Ketogenic diet protects retinal ganglion cells in glaucoma. 2018 study
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Structural and Functional Rescue of Chronic Metabolically Stressed Optic Nerves through Respiration - PMC (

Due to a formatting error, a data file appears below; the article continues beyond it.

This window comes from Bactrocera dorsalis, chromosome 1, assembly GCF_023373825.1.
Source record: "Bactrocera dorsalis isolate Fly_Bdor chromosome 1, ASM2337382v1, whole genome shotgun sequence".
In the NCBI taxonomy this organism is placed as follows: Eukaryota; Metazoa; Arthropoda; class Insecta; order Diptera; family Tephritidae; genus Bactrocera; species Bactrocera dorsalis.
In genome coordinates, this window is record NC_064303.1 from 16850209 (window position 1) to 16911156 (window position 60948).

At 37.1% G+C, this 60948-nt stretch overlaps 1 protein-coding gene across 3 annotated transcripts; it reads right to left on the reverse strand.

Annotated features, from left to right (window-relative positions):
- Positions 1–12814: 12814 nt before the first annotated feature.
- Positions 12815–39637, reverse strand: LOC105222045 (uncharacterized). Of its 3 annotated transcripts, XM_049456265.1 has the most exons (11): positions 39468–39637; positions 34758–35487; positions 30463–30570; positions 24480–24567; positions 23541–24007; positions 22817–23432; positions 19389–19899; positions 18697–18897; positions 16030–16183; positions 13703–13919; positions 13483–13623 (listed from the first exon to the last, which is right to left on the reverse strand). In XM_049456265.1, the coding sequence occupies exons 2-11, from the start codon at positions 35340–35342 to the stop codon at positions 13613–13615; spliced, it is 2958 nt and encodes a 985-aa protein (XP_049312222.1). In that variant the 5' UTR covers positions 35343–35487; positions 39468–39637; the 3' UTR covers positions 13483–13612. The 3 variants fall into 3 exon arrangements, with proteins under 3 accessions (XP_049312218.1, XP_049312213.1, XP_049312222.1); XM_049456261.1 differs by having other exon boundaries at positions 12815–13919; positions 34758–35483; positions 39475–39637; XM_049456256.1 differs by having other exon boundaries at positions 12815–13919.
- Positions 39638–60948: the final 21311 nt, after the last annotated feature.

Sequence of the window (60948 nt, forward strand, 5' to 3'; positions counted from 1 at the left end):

J Neurosci. 2018 May 30; 38(22): 5122–5139. doi: 10.1523/JNEUROSCI.3652-17.2018